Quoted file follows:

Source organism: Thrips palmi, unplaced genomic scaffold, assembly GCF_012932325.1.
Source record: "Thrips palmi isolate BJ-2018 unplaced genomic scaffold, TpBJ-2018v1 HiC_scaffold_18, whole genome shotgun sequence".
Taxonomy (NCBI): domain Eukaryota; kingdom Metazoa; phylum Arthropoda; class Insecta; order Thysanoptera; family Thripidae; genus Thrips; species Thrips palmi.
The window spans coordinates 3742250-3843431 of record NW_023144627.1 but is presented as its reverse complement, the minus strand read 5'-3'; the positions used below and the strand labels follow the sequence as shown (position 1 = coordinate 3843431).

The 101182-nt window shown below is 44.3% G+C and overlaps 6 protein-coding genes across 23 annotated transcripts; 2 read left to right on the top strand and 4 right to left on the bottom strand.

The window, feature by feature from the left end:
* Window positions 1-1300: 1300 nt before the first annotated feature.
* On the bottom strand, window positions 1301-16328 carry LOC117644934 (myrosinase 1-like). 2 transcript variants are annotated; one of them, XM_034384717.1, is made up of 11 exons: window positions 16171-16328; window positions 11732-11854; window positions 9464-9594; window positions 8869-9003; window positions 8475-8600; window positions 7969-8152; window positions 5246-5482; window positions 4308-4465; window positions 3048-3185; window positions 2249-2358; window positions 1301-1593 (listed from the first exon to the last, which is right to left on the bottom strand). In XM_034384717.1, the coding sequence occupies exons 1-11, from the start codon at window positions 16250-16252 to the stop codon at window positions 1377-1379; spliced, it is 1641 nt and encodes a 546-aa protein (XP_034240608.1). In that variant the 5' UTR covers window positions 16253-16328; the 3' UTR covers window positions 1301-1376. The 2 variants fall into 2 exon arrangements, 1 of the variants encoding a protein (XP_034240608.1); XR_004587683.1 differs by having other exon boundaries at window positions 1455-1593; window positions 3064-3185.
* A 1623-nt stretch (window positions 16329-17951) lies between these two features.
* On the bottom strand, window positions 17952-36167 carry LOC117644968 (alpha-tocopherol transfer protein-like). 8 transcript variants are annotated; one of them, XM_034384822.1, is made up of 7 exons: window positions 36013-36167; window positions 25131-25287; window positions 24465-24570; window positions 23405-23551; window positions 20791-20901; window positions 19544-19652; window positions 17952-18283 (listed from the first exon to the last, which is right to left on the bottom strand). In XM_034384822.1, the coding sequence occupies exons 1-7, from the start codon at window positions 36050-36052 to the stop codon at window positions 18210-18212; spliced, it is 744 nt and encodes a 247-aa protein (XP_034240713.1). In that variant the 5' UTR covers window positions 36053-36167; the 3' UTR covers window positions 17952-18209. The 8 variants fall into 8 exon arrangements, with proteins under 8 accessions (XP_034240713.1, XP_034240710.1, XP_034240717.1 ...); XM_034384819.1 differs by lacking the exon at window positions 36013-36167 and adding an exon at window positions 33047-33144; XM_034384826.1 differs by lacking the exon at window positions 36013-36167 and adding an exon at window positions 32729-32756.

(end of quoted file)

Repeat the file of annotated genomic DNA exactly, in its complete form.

Source organism: Thrips palmi, unplaced genomic scaffold, assembly GCF_012932325.1.
Source record: "Thrips palmi isolate BJ-2018 unplaced genomic scaffold, TpBJ-2018v1 HiC_scaffold_18, whole genome shotgun sequence".
Taxonomy (NCBI): domain Eukaryota; kingdom Metazoa; phylum Arthropoda; class Insecta; order Thysanoptera; family Thripidae; genus Thrips; species Thrips palmi.
The window spans coordinates 3742250-3843431 of record NW_023144627.1 but is presented as its reverse complement, the minus strand read 5'-3'; the positions used below and the strand labels follow the sequence as shown (position 1 = coordinate 3843431).

The 101182-nt window shown below is 44.3% G+C and overlaps 6 protein-coding genes across 23 annotated transcripts; 2 read left to right on the top strand and 4 right to left on the bottom strand.

The window, feature by feature from the left end:
* Window positions 1-1300: 1300 nt before the first annotated feature.
* On the bottom strand, window positions 1301-16328 carry LOC117644934 (myrosinase 1-like). 2 transcript variants are annotated; one of them, XM_034384717.1, is made up of 11 exons: window positions 16171-16328; window positions 11732-11854; window positions 9464-9594; window positions 8869-9003; window positions 8475-8600; window positions 7969-8152; window positions 5246-5482; window positions 4308-4465; window positions 3048-3185; window positions 2249-2358; window positions 1301-1593 (listed from the first exon to the last, which is right to left on the bottom strand). In XM_034384717.1, the coding sequence occupies exons 1-11, from the start codon at window positions 16250-16252 to the stop codon at window positions 1377-1379; spliced, it is 1641 nt and encodes a 546-aa protein (XP_034240608.1). In that variant the 5' UTR covers window positions 16253-16328; the 3' UTR covers window positions 1301-1376. The 2 variants fall into 2 exon arrangements, 1 of the variants encoding a protein (XP_034240608.1); XR_004587683.1 differs by having other exon boundaries at window positions 1455-1593; window positions 3064-3185.
* A 1623-nt stretch (window positions 16329-17951) lies between these two features.
* On the bottom strand, window positions 17952-36167 carry LOC117644968 (alpha-tocopherol transfer protein-like). 8 transcript variants are annotated; one of them, XM_034384822.1, is made up of 7 exons: window positions 36013-36167; window positions 25131-25287; window positions 24465-24570; window positions 23405-23551; window positions 20791-20901; window positions 19544-19652; window positions 17952-18283 (listed from the first exon to the last, which is right to left on the bottom strand). In XM_034384822.1, the coding sequence occupies exons 1-7, from the start codon at window positions 36050-36052 to the stop codon at window positions 18210-18212; spliced, it is 744 nt and encodes a 247-aa protein (XP_034240713.1). In that variant the 5' UTR covers window positions 36053-36167; the 3' UTR covers window positions 17952-18209. The 8 variants fall into 8 exon arrangements, with proteins under 8 accessions (XP_034240713.1, XP_034240710.1, XP_034240717.1 ...); XM_034384819.1 differs by lacking the exon at window positions 36013-36167 and adding an exon at window positions 33047-33144; XM_034384826.1 differs by lacking the exon at window positions 36013-36167 and adding an exon at window positions 32729-32756.